As in previous years, companies’ needs were focused on “studying ad developing software and networks”, closely followed by “architecture and engineering”. These two professional categories represent one third of recruitment needs. “Consulting” professions for all sectors represented 13% of needs. Professionals in “deployment and operation” were the most sought-after by telecom operators (16%), digital services companies and engineering consultants (13%).

Skills related to “Data science” remain in highest demand. For the companies in our barometer, this area represents 10% of needs. This percentage is as high as 12% for audit/consulting firms. Big Data experts are also very popular among telecom and electronics industries (10%) and engineering consultancy (9%).

In general, all companies, including Naval Group (formerly DCNS) and Algolia (cloud search engine) are seeking to add “data scientists” to their teams. Algolia, a growing company, recently created a team of data specialists and is planning to hire around one hundred new employees in France. This data specialist initiative reflects the trend towards “pooling” groups of experts rather than distributing them in different departments.


Moving towards the Factory of the Future

Companies continue to fight for cybersecurity specialists. These rare skills represent 8% of requests with highs in audit/consulting (10%) and industry (10%). For the consulting firm Magellan Consulting (approximately one hundred new employees hired in 2019), the pressure on this profession will continue to rise: “Beyond the need to comply with stricter standards, our clients’ executive managers have a greater awareness of the threats and are investing to increase the security of their information systems.”

In the high-tech industry, these profiles are also priority targets. Naval Group is seeking cybersecurity specialists to ensure the security of its data and ship communications and future ultra-connected equipment.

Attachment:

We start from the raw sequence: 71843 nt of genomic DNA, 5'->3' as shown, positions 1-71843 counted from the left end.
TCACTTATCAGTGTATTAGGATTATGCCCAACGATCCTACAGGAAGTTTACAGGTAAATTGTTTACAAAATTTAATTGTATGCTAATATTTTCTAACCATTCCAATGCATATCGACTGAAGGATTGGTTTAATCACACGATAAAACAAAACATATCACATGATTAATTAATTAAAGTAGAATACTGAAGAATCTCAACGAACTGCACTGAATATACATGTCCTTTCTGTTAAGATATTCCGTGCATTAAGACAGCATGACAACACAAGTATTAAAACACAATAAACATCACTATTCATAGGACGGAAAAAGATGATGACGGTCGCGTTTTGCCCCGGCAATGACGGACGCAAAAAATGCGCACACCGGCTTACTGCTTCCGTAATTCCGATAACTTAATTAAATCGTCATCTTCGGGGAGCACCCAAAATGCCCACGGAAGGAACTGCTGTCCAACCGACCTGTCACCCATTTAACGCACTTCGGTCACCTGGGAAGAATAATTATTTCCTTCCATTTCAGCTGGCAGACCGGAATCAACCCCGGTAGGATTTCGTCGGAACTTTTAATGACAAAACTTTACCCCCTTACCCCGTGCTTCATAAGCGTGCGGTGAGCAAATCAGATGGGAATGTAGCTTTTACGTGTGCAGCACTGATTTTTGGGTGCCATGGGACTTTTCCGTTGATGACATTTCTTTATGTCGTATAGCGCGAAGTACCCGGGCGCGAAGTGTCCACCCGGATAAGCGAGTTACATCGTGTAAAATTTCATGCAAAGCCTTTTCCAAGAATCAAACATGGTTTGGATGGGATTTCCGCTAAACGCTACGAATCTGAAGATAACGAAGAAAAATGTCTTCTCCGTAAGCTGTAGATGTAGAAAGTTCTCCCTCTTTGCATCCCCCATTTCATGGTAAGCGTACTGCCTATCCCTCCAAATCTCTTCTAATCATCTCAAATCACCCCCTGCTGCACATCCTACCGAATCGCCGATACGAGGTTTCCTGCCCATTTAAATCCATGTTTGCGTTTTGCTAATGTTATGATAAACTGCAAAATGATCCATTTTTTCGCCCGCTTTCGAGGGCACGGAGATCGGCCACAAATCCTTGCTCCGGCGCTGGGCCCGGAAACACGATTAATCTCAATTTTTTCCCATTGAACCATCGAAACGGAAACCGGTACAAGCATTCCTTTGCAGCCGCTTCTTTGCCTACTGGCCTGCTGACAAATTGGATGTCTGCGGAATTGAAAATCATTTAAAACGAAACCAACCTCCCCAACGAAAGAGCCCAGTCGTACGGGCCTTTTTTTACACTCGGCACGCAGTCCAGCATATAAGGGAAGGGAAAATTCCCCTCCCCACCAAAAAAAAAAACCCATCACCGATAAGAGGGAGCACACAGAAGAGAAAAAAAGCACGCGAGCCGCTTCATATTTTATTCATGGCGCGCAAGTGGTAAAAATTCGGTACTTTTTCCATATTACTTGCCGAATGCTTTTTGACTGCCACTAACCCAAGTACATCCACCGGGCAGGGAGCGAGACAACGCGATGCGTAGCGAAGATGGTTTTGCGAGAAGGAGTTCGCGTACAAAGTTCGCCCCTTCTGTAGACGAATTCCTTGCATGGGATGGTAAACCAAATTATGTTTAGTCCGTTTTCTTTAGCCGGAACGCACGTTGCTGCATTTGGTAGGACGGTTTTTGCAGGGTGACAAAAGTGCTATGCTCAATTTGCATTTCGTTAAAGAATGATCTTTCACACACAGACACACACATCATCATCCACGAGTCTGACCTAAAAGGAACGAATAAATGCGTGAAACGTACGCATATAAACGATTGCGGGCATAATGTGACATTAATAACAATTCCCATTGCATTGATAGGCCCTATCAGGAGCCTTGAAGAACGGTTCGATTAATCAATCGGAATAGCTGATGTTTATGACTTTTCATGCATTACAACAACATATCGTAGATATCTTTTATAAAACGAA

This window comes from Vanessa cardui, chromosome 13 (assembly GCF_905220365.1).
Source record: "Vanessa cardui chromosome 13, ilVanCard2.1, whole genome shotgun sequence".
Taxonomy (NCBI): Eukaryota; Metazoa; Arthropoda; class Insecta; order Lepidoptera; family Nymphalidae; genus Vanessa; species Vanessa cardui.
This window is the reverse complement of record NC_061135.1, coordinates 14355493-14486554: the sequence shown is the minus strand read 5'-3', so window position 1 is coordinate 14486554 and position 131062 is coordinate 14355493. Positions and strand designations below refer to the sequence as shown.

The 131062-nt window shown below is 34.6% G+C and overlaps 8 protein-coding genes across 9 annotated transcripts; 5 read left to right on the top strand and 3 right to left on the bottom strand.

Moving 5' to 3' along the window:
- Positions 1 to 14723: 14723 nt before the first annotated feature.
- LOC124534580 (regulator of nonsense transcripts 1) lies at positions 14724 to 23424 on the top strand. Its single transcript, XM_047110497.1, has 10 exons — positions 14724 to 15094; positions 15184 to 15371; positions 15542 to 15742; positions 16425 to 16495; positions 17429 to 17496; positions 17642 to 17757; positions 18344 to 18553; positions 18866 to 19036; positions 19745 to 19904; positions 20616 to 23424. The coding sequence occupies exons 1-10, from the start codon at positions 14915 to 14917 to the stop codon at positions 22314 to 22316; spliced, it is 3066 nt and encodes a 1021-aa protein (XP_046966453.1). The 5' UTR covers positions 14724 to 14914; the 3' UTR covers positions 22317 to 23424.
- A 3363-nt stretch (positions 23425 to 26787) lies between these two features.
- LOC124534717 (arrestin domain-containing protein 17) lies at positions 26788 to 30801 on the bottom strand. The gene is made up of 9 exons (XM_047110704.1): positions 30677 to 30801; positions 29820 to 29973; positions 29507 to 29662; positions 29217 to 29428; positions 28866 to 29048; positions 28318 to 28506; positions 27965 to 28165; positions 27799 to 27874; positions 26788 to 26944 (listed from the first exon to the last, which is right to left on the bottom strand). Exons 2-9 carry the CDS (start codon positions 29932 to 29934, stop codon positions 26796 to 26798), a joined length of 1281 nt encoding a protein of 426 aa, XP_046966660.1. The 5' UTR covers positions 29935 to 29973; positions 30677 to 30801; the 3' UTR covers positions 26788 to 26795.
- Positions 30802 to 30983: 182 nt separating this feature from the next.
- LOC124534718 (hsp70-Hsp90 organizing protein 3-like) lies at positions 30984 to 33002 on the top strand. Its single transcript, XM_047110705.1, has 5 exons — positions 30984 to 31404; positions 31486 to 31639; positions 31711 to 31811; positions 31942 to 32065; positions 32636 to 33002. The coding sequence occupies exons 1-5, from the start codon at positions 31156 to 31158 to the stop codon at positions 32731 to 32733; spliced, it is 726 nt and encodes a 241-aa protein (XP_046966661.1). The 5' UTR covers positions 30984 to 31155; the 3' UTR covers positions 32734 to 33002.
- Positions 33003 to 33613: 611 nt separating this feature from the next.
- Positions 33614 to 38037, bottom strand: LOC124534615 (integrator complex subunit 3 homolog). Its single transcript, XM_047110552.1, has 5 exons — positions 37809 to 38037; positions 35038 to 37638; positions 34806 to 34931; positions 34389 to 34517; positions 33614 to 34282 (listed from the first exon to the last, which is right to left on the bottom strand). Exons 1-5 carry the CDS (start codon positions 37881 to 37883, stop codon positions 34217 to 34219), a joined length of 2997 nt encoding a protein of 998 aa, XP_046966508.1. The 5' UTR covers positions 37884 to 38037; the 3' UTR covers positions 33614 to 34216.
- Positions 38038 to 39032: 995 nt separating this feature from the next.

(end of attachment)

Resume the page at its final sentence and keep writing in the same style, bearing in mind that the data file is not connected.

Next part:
According to Segula Technologies, this trend of expanding cybersecurity teams will become even more pronounced as “factories of the future” emerge. Thanks to the IoT and smart manufacturing, digital technology in industry will lead to ubiquitous connectivity and data sharing. To reach their full potential, these sites for industry 4.0 will need protection from cyber-attacks. Overall, the industry of the future is now a growing topic among audit/consulting firms and digital services companies. Augmented reality, 3D printing, embedded systems… All these professions are expected to be in high demand in the automotive and aeronautics sectors, for example.


AI: a priority among recruiters

Engineers who can incorporate artificial intelligence in their projects will be on top of the world. Representing 8% of skills needs, AI has become an HR priority. This is particularly the case among digital services companies and engineering consultancy firms (9%).

At Sopra Steria, an AI team of 15 people is already working on several projects. It is not the only digital services company starting to work in this field of the future. Audit/consultancy firms also take this topic very seriously. According to our study, AI already represents 11% of the skills needs in this sector. For consultants, this area has become unavoidable. They must support their clients, including major companies that are rapidly becoming digitized, resulting in the transformation of their professions and organizations.

To meet these challenges, consulting firms, like PWC in France, must increase their collaboration with start-ups. Innovative SMEs, which are more “agile”, are ahead of the game. Shift Technology, a platform founded in 2015 that helps insurance companies detect fraudulent claims has already integrated AI in its solutions.

In 2019, it aims to double its workforce, focusing its efforts on hiring developers, Big Data experts… And, of course, AI engineers.